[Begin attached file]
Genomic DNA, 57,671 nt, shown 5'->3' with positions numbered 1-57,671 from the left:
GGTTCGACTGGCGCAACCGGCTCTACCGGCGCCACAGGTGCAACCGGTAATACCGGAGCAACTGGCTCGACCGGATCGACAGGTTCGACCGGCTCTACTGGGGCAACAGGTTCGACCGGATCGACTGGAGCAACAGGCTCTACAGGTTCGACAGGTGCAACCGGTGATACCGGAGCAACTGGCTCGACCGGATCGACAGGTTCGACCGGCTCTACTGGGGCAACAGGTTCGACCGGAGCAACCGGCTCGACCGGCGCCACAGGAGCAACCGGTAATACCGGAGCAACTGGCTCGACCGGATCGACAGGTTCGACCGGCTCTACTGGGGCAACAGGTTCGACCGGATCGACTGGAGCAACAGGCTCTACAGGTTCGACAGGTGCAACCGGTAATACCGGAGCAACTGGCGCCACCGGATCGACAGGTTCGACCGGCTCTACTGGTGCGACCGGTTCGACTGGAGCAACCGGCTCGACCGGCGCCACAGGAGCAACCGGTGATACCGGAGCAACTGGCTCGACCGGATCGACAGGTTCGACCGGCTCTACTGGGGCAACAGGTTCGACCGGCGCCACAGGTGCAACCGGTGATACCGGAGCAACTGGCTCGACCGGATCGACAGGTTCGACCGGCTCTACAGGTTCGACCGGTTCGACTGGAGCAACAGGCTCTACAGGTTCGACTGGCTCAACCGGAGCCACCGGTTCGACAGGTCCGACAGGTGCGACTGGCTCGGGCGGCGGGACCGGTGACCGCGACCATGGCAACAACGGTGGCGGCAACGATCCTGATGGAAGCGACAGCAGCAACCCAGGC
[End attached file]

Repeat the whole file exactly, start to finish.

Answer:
Genomic DNA, 57,671 nt, shown 5'->3' with positions numbered 1-57,671 from the left:
GGTTCGACTGGCGCAACCGGCTCTACCGGCGCCACAGGTGCAACCGGTAATACCGGAGCAACTGGCTCGACCGGATCGACAGGTTCGACCGGCTCTACTGGGGCAACAGGTTCGACCGGATCGACTGGAGCAACAGGCTCTACAGGTTCGACAGGTGCAACCGGTGATACCGGAGCAACTGGCTCGACCGGATCGACAGGTTCGACCGGCTCTACTGGGGCAACAGGTTCGACCGGAGCAACCGGCTCGACCGGCGCCACAGGAGCAACCGGTAATACCGGAGCAACTGGCTCGACCGGATCGACAGGTTCGACCGGCTCTACTGGGGCAACAGGTTCGACCGGATCGACTGGAGCAACAGGCTCTACAGGTTCGACAGGTGCAACCGGTAATACCGGAGCAACTGGCGCCACCGGATCGACAGGTTCGACCGGCTCTACTGGTGCGACCGGTTCGACTGGAGCAACCGGCTCGACCGGCGCCACAGGAGCAACCGGTGATACCGGAGCAACTGGCTCGACCGGATCGACAGGTTCGACCGGCTCTACTGGGGCAACAGGTTCGACCGGCGCCACAGGTGCAACCGGTGATACCGGAGCAACTGGCTCGACCGGATCGACAGGTTCGACCGGCTCTACAGGTTCGACCGGTTCGACTGGAGCAACAGGCTCTACAGGTTCGACTGGCTCAACCGGAGCCACCGGTTCGACAGGTCCGACAGGTGCGACTGGCTCGGGCGGCGGGACCGGTGACCGCGACCATGGCAACAACGGTGGCGGCAACGATCCTGATGGAAGCGACAGCAGCAACCCAGGC